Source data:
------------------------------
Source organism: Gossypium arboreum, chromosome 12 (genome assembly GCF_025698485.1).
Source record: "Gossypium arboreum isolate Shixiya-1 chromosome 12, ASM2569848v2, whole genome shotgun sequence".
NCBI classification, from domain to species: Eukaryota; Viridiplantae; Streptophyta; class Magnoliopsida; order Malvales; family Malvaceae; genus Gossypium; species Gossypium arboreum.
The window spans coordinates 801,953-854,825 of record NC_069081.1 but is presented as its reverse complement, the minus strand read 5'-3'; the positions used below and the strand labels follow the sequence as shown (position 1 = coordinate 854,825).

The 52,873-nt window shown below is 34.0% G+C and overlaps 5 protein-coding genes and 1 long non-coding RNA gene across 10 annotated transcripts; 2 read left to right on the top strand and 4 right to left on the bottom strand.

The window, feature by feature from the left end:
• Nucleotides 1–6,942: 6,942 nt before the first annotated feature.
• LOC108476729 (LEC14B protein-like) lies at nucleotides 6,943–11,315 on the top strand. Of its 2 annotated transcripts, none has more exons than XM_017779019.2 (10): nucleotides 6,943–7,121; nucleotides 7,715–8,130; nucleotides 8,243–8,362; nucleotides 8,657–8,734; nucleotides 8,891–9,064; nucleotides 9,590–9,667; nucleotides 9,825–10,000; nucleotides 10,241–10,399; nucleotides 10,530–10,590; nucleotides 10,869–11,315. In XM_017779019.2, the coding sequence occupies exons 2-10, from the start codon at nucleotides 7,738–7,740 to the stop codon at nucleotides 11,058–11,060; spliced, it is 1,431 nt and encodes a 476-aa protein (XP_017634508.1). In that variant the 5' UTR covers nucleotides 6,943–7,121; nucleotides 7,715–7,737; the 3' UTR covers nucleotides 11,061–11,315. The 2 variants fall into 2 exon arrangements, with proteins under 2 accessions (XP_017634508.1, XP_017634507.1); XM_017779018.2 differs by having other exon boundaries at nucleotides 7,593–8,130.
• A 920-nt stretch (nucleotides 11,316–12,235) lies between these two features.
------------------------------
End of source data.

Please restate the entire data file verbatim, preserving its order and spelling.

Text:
Source organism: Gossypium arboreum, chromosome 12 (genome assembly GCF_025698485.1).
Source record: "Gossypium arboreum isolate Shixiya-1 chromosome 12, ASM2569848v2, whole genome shotgun sequence".
NCBI classification, from domain to species: Eukaryota; Viridiplantae; Streptophyta; class Magnoliopsida; order Malvales; family Malvaceae; genus Gossypium; species Gossypium arboreum.
The window spans coordinates 801,953-854,825 of record NC_069081.1 but is presented as its reverse complement, the minus strand read 5'-3'; the positions used below and the strand labels follow the sequence as shown (position 1 = coordinate 854,825).

The 52,873-nt window shown below is 34.0% G+C and overlaps 5 protein-coding genes and 1 long non-coding RNA gene across 10 annotated transcripts; 2 read left to right on the top strand and 4 right to left on the bottom strand.

The window, feature by feature from the left end:
• Nucleotides 1–6,942: 6,942 nt before the first annotated feature.
• LOC108476729 (LEC14B protein-like) lies at nucleotides 6,943–11,315 on the top strand. Of its 2 annotated transcripts, none has more exons than XM_017779019.2 (10): nucleotides 6,943–7,121; nucleotides 7,715–8,130; nucleotides 8,243–8,362; nucleotides 8,657–8,734; nucleotides 8,891–9,064; nucleotides 9,590–9,667; nucleotides 9,825–10,000; nucleotides 10,241–10,399; nucleotides 10,530–10,590; nucleotides 10,869–11,315. In XM_017779019.2, the coding sequence occupies exons 2-10, from the start codon at nucleotides 7,738–7,740 to the stop codon at nucleotides 11,058–11,060; spliced, it is 1,431 nt and encodes a 476-aa protein (XP_017634508.1). In that variant the 5' UTR covers nucleotides 6,943–7,121; nucleotides 7,715–7,737; the 3' UTR covers nucleotides 11,061–11,315. The 2 variants fall into 2 exon arrangements, with proteins under 2 accessions (XP_017634508.1, XP_017634507.1); XM_017779018.2 differs by having other exon boundaries at nucleotides 7,593–8,130.
• A 920-nt stretch (nucleotides 11,316–12,235) lies between these two features.